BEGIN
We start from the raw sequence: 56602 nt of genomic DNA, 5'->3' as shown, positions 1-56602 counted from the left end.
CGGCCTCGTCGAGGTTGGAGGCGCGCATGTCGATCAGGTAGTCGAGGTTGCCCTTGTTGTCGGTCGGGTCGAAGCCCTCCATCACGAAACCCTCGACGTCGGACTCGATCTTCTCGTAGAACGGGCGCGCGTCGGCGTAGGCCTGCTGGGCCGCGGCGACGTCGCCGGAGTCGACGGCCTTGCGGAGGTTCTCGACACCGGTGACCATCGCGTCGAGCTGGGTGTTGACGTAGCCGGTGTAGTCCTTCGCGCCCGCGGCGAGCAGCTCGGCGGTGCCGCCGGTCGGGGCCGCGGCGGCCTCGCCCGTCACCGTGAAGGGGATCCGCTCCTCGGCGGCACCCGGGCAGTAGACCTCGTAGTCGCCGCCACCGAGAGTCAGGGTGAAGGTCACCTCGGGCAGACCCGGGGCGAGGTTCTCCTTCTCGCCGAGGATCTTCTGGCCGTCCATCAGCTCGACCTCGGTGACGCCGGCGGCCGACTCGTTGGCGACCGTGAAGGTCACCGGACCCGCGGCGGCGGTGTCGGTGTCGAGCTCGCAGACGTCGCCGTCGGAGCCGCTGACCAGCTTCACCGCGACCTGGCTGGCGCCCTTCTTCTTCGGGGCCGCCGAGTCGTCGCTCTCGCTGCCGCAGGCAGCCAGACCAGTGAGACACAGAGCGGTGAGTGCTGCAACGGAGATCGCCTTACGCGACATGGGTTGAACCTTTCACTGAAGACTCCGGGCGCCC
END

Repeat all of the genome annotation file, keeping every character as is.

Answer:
We start from the raw sequence: 56602 nt of genomic DNA, 5'->3' as shown, positions 1-56602 counted from the left end.
CGGCCTCGTCGAGGTTGGAGGCGCGCATGTCGATCAGGTAGTCGAGGTTGCCCTTGTTGTCGGTCGGGTCGAAGCCCTCCATCACGAAACCCTCGACGTCGGACTCGATCTTCTCGTAGAACGGGCGCGCGTCGGCGTAGGCCTGCTGGGCCGCGGCGACGTCGCCGGAGTCGACGGCCTTGCGGAGGTTCTCGACACCGGTGACCATCGCGTCGAGCTGGGTGTTGACGTAGCCGGTGTAGTCCTTCGCGCCCGCGGCGAGCAGCTCGGCGGTGCCGCCGGTCGGGGCCGCGGCGGCCTCGCCCGTCACCGTGAAGGGGATCCGCTCCTCGGCGGCACCCGGGCAGTAGACCTCGTAGTCGCCGCCACCGAGAGTCAGGGTGAAGGTCACCTCGGGCAGACCCGGGGCGAGGTTCTCCTTCTCGCCGAGGATCTTCTGGCCGTCCATCAGCTCGACCTCGGTGACGCCGGCGGCCGACTCGTTGGCGACCGTGAAGGTCACCGGACCCGCGGCGGCGGTGTCGGTGTCGAGCTCGCAGACGTCGCCGTCGGAGCCGCTGACCAGCTTCACCGCGACCTGGCTGGCGCCCTTCTTCTTCGGGGCCGCCGAGTCGTCGCTCTCGCTGCCGCAGGCAGCCAGACCAGTGAGACACAGAGCGGTGAGTGCTGCAACGGAGATCGCCTTACGCGACATGGGTTGAACCTTTCACTGAAGACTCCGGGCGCCC